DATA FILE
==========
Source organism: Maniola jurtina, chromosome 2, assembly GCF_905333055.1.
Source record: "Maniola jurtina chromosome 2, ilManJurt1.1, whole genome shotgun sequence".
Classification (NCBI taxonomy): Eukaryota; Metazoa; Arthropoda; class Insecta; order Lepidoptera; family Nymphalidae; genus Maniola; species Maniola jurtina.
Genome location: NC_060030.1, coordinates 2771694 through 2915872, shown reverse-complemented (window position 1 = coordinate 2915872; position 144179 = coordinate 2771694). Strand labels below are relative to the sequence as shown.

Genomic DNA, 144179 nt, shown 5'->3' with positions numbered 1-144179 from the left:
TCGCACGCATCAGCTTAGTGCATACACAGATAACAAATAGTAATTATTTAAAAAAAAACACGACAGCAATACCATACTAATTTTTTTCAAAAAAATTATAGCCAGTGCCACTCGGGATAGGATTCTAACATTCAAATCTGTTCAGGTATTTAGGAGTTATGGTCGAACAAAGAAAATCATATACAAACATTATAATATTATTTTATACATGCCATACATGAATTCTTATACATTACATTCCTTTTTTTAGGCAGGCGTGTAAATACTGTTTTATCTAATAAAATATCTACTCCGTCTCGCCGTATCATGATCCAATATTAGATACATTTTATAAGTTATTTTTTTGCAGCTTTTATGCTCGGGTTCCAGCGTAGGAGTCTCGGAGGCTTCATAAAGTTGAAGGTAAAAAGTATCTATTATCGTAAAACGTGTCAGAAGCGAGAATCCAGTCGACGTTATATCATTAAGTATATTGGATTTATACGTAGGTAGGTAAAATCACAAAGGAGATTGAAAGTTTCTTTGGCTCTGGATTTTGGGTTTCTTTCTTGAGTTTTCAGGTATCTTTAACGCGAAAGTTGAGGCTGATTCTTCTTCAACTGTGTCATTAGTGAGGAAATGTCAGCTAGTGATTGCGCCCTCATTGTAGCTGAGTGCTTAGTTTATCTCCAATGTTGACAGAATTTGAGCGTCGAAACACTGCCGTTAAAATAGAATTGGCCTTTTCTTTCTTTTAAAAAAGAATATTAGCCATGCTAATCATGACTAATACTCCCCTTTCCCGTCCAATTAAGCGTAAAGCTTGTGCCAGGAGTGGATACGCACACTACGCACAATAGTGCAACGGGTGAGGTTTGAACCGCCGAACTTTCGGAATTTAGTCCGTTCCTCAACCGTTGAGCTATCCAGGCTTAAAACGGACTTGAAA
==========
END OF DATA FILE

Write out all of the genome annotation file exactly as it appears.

Source organism: Maniola jurtina, chromosome 2, assembly GCF_905333055.1.
Source record: "Maniola jurtina chromosome 2, ilManJurt1.1, whole genome shotgun sequence".
Classification (NCBI taxonomy): Eukaryota; Metazoa; Arthropoda; class Insecta; order Lepidoptera; family Nymphalidae; genus Maniola; species Maniola jurtina.
Genome location: NC_060030.1, coordinates 2771694 through 2915872, shown reverse-complemented (window position 1 = coordinate 2915872; position 144179 = coordinate 2771694). Strand labels below are relative to the sequence as shown.

Genomic DNA, 144179 nt, shown 5'->3' with positions numbered 1-144179 from the left:
TCGCACGCATCAGCTTAGTGCATACACAGATAACAAATAGTAATTATTTAAAAAAAAACACGACAGCAATACCATACTAATTTTTTTCAAAAAAATTATAGCCAGTGCCACTCGGGATAGGATTCTAACATTCAAATCTGTTCAGGTATTTAGGAGTTATGGTCGAACAAAGAAAATCATATACAAACATTATAATATTATTTTATACATGCCATACATGAATTCTTATACATTACATTCCTTTTTTTAGGCAGGCGTGTAAATACTGTTTTATCTAATAAAATATCTACTCCGTCTCGCCGTATCATGATCCAATATTAGATACATTTTATAAGTTATTTTTTTGCAGCTTTTATGCTCGGGTTCCAGCGTAGGAGTCTCGGAGGCTTCATAAAGTTGAAGGTAAAAAGTATCTATTATCGTAAAACGTGTCAGAAGCGAGAATCCAGTCGACGTTATATCATTAAGTATATTGGATTTATACGTAGGTAGGTAAAATCACAAAGGAGATTGAAAGTTTCTTTGGCTCTGGATTTTGGGTTTCTTTCTTGAGTTTTCAGGTATCTTTAACGCGAAAGTTGAGGCTGATTCTTCTTCAACTGTGTCATTAGTGAGGAAATGTCAGCTAGTGATTGCGCCCTCATTGTAGCTGAGTGCTTAGTTTATCTCCAATGTTGACAGAATTTGAGCGTCGAAACACTGCCGTTAAAATAGAATTGGCCTTTTCTTTCTTTTAAAAAAGAATATTAGCCATGCTAATCATGACTAATACTCCCCTTTCCCGTCCAATTAAGCGTAAAGCTTGTGCCAGGAGTGGATACGCACACTACGCACAATAGTGCAACGGGTGAGGTTTGAACCGCCGAACTTTCGGAATTTAGTCCGTTCCTCAACCGTTGAGCTATCCAGGCTTAAAACGGACTTGAAA